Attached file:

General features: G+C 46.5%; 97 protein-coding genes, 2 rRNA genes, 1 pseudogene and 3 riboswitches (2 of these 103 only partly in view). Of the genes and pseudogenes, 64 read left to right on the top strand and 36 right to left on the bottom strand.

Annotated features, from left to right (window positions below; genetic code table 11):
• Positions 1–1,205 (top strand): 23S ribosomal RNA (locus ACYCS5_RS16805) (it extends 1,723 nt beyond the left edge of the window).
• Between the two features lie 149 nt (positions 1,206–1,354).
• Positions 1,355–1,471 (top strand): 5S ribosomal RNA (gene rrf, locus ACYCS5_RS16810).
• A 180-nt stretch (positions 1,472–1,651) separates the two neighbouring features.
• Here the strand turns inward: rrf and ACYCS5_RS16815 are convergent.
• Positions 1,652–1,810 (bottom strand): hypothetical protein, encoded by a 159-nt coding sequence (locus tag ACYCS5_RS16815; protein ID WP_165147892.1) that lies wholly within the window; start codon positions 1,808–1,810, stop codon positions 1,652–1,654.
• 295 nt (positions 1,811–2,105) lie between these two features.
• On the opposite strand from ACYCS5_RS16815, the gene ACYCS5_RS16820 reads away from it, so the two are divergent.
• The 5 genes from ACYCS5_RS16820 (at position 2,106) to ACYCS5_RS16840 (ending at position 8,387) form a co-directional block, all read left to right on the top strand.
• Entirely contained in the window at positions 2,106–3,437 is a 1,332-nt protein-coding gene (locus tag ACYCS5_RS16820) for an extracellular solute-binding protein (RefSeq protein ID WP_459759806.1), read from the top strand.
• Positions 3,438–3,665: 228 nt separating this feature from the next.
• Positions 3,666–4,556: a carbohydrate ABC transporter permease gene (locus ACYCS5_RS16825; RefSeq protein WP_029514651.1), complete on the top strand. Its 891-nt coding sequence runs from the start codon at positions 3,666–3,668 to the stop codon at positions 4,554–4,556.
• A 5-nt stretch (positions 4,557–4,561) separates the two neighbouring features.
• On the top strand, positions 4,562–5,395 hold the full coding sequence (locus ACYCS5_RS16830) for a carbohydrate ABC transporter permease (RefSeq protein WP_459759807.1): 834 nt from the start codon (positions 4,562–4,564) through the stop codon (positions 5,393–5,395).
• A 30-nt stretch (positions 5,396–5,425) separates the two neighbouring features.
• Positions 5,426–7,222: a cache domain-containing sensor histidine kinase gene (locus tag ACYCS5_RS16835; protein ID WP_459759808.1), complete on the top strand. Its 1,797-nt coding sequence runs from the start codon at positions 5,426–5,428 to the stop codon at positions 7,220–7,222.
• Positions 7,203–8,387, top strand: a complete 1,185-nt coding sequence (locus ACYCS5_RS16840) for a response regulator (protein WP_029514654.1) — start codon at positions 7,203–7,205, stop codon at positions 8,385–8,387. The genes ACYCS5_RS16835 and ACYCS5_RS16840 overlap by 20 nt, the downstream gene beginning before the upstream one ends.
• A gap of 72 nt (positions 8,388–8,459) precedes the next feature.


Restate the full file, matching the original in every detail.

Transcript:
General features: G+C 46.5%; 97 protein-coding genes, 2 rRNA genes, 1 pseudogene and 3 riboswitches (2 of these 103 only partly in view). Of the genes and pseudogenes, 64 read left to right on the top strand and 36 right to left on the bottom strand.

Annotated features, from left to right (window positions below; genetic code table 11):
• Positions 1–1,205 (top strand): 23S ribosomal RNA (locus ACYCS5_RS16805) (it extends 1,723 nt beyond the left edge of the window).
• Between the two features lie 149 nt (positions 1,206–1,354).
• Positions 1,355–1,471 (top strand): 5S ribosomal RNA (gene rrf, locus ACYCS5_RS16810).
• A 180-nt stretch (positions 1,472–1,651) separates the two neighbouring features.
• Here the strand turns inward: rrf and ACYCS5_RS16815 are convergent.
• Positions 1,652–1,810 (bottom strand): hypothetical protein, encoded by a 159-nt coding sequence (locus tag ACYCS5_RS16815; protein ID WP_165147892.1) that lies wholly within the window; start codon positions 1,808–1,810, stop codon positions 1,652–1,654.
• 295 nt (positions 1,811–2,105) lie between these two features.
• On the opposite strand from ACYCS5_RS16815, the gene ACYCS5_RS16820 reads away from it, so the two are divergent.
• The 5 genes from ACYCS5_RS16820 (at position 2,106) to ACYCS5_RS16840 (ending at position 8,387) form a co-directional block, all read left to right on the top strand.
• Entirely contained in the window at positions 2,106–3,437 is a 1,332-nt protein-coding gene (locus tag ACYCS5_RS16820) for an extracellular solute-binding protein (RefSeq protein ID WP_459759806.1), read from the top strand.
• Positions 3,438–3,665: 228 nt separating this feature from the next.
• Positions 3,666–4,556: a carbohydrate ABC transporter permease gene (locus ACYCS5_RS16825; RefSeq protein WP_029514651.1), complete on the top strand. Its 891-nt coding sequence runs from the start codon at positions 3,666–3,668 to the stop codon at positions 4,554–4,556.
• A 5-nt stretch (positions 4,557–4,561) separates the two neighbouring features.
• On the top strand, positions 4,562–5,395 hold the full coding sequence (locus ACYCS5_RS16830) for a carbohydrate ABC transporter permease (RefSeq protein WP_459759807.1): 834 nt from the start codon (positions 4,562–4,564) through the stop codon (positions 5,393–5,395).
• A 30-nt stretch (positions 5,396–5,425) separates the two neighbouring features.
• Positions 5,426–7,222: a cache domain-containing sensor histidine kinase gene (locus tag ACYCS5_RS16835; protein ID WP_459759808.1), complete on the top strand. Its 1,797-nt coding sequence runs from the start codon at positions 5,426–5,428 to the stop codon at positions 7,220–7,222.
• Positions 7,203–8,387, top strand: a complete 1,185-nt coding sequence (locus ACYCS5_RS16840) for a response regulator (protein WP_029514654.1) — start codon at positions 7,203–7,205, stop codon at positions 8,385–8,387. The genes ACYCS5_RS16835 and ACYCS5_RS16840 overlap by 20 nt, the downstream gene beginning before the upstream one ends.
• A gap of 72 nt (positions 8,388–8,459) precedes the next feature.